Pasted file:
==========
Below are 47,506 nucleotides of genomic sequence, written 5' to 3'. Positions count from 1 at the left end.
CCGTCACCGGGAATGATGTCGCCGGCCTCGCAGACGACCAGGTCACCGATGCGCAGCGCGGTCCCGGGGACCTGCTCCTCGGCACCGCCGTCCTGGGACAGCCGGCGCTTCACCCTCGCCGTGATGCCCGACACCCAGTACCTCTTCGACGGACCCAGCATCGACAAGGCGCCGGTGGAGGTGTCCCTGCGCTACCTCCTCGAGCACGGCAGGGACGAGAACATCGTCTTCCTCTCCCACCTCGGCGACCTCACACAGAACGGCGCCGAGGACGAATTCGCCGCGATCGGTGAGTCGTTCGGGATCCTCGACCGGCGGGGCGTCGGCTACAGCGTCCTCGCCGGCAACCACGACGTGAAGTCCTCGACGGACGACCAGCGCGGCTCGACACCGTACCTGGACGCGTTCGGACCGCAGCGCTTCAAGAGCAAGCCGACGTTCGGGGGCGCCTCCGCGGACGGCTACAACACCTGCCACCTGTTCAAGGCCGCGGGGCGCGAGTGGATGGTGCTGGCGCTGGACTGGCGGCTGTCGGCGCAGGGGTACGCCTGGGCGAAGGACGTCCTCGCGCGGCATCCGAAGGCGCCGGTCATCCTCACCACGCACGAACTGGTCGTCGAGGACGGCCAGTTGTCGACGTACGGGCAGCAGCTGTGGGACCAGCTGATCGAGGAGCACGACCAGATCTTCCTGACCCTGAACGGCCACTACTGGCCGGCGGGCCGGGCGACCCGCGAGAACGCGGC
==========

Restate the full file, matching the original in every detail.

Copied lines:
Below are 47,506 nucleotides of genomic sequence, written 5' to 3'. Positions count from 1 at the left end.
CCGTCACCGGGAATGATGTCGCCGGCCTCGCAGACGACCAGGTCACCGATGCGCAGCGCGGTCCCGGGGACCTGCTCCTCGGCACCGCCGTCCTGGGACAGCCGGCGCTTCACCCTCGCCGTGATGCCCGACACCCAGTACCTCTTCGACGGACCCAGCATCGACAAGGCGCCGGTGGAGGTGTCCCTGCGCTACCTCCTCGAGCACGGCAGGGACGAGAACATCGTCTTCCTCTCCCACCTCGGCGACCTCACACAGAACGGCGCCGAGGACGAATTCGCCGCGATCGGTGAGTCGTTCGGGATCCTCGACCGGCGGGGCGTCGGCTACAGCGTCCTCGCCGGCAACCACGACGTGAAGTCCTCGACGGACGACCAGCGCGGCTCGACACCGTACCTGGACGCGTTCGGACCGCAGCGCTTCAAGAGCAAGCCGACGTTCGGGGGCGCCTCCGCGGACGGCTACAACACCTGCCACCTGTTCAAGGCCGCGGGGCGCGAGTGGATGGTGCTGGCGCTGGACTGGCGGCTGTCGGCGCAGGGGTACGCCTGGGCGAAGGACGTCCTCGCGCGGCATCCGAAGGCGCCGGTCATCCTCACCACGCACGAACTGGTCGTCGAGGACGGCCAGTTGTCGACGTACGGGCAGCAGCTGTGGGACCAGCTGATCGAGGAGCACGACCAGATCTTCCTGACCCTGAACGGCCACTACTGGCCGGCGGGCCGGGCGACCCGCGAGAACGCGGC